- Partnerships with an affordable twist: While delivering a new generation of new towns is a laudable aspiration, the timescales, trials and tribulations involving in bringing these into being suggests it remains one for the evangelists. With a shift in focus to the delivery of affordable homes in the event of a change in government, we expect to see more partnerships between developers an affordable housing providers, especially the new generation of “for profits”.
Savills’ 5-year property Forecast – As at 29-01-24:
NB: These forecasts apply to average prices in the second hand market. New build values may not move at the same rate.
- 2023 prediction: -5%
- 2024 prediction: +3% (Revised from their 2024 prediction in October of -4%)
- Expects double-digit %age increase in sales volumes in 2024 compared to last year.
- Cumulative growth of 20.5% by 2028
“The best five-year, fixed-rate mortgage rate is now under 4%, which was made possible after the five-year swap rate fell a full percentage point over the final quarter of 2023. As a result of this more positive backdrop, we have revised our UK house price forecasts from three months ago.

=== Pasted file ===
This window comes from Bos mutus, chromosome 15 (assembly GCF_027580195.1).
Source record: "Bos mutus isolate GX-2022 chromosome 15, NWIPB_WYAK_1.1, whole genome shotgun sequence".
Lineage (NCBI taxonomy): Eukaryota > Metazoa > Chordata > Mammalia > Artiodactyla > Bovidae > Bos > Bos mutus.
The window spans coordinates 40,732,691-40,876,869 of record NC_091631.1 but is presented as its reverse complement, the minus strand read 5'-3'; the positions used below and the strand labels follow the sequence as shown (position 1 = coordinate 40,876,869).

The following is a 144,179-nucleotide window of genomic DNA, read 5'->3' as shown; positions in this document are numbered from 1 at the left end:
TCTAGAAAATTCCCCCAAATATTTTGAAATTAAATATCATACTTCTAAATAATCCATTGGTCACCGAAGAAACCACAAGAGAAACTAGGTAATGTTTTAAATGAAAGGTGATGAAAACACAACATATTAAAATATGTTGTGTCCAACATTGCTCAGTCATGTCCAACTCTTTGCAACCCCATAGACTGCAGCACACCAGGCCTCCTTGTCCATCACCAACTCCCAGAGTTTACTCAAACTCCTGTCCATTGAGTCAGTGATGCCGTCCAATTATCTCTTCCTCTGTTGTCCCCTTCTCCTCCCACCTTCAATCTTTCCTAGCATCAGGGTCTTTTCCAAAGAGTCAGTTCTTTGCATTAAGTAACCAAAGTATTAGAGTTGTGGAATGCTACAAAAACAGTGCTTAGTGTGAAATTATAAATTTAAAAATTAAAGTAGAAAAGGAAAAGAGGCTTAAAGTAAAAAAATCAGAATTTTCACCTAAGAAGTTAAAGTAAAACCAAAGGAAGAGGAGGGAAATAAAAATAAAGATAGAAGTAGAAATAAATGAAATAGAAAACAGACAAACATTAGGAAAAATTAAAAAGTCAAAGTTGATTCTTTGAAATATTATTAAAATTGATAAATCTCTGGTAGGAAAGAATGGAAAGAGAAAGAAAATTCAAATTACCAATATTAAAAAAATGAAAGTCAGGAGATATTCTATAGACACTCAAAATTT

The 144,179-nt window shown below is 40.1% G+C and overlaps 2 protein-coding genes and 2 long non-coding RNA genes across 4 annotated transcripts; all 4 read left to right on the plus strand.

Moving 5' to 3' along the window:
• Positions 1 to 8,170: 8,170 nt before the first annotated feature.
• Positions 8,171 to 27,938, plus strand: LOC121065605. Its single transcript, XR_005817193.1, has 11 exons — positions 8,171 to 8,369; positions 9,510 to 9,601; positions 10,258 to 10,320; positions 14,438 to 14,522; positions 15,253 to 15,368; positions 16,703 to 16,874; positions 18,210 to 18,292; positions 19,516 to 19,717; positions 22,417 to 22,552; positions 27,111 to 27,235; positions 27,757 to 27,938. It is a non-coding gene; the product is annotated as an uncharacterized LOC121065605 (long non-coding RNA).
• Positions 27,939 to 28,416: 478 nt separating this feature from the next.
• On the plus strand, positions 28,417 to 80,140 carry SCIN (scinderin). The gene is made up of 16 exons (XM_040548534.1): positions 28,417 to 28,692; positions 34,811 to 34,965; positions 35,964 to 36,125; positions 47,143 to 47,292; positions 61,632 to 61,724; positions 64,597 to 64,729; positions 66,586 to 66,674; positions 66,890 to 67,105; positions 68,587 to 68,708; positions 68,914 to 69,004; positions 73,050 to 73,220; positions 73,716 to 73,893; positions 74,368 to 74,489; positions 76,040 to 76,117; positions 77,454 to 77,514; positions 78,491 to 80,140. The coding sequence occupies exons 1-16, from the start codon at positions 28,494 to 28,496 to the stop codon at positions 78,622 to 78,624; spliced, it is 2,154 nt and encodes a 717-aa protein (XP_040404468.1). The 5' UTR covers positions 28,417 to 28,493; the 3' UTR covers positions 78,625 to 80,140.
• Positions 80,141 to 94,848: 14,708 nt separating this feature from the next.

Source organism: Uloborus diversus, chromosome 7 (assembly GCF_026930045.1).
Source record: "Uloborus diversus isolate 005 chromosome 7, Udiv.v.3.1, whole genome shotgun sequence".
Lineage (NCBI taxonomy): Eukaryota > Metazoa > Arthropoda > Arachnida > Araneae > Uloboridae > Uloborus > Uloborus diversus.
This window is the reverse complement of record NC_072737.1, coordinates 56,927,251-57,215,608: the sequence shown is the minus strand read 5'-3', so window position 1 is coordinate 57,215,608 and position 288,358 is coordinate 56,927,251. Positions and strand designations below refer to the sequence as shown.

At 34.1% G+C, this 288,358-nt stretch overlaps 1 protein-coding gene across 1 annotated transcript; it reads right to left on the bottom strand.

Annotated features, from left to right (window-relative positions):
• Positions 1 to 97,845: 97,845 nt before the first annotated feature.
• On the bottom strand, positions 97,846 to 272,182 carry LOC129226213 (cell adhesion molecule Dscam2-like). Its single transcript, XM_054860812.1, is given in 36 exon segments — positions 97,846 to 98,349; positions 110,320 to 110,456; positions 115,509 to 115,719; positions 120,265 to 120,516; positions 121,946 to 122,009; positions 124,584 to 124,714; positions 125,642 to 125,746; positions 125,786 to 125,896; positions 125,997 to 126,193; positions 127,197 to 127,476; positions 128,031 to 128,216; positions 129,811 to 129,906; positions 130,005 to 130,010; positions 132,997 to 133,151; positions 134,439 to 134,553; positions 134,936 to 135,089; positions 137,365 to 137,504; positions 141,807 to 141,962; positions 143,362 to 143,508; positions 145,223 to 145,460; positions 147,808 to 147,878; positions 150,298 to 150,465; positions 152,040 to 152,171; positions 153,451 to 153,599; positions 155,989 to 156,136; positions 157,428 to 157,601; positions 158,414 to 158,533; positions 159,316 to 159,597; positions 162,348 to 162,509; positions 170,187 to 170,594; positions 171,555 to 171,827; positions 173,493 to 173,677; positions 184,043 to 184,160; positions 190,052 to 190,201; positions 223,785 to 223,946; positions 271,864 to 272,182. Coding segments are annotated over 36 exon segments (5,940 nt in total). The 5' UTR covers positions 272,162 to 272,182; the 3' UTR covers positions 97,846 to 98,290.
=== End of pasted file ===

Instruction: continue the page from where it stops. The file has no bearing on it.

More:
“How long the current momentum in the housing market continues depends to some extent on when the general election takes place. There is a risk that Rishi Sunak can’t fully control the timing if ideological splits in his party on the issue of immigration grow wider, which adds an element of uncertainty.
”Speculation over the stability of the government is not good for sentiment in the housing market, as we saw in 2019 under former prime minister Theresa May.”
- 2023 prediction: -6%
- 2024 prediction -3%
“We anticipate a bottoming out of prices in mid-2024 but falls earlier in the year are expected to outweigh any second-half increases, resulting in single-digit annual falls by the end of 2024. Forecasts for 2025 and beyond predict a return to growth as we see more competitive fixed rates deals enter the market.”
According to the forecasters…
- 2023 prediction: -8%
- 2024 prediction -1.5%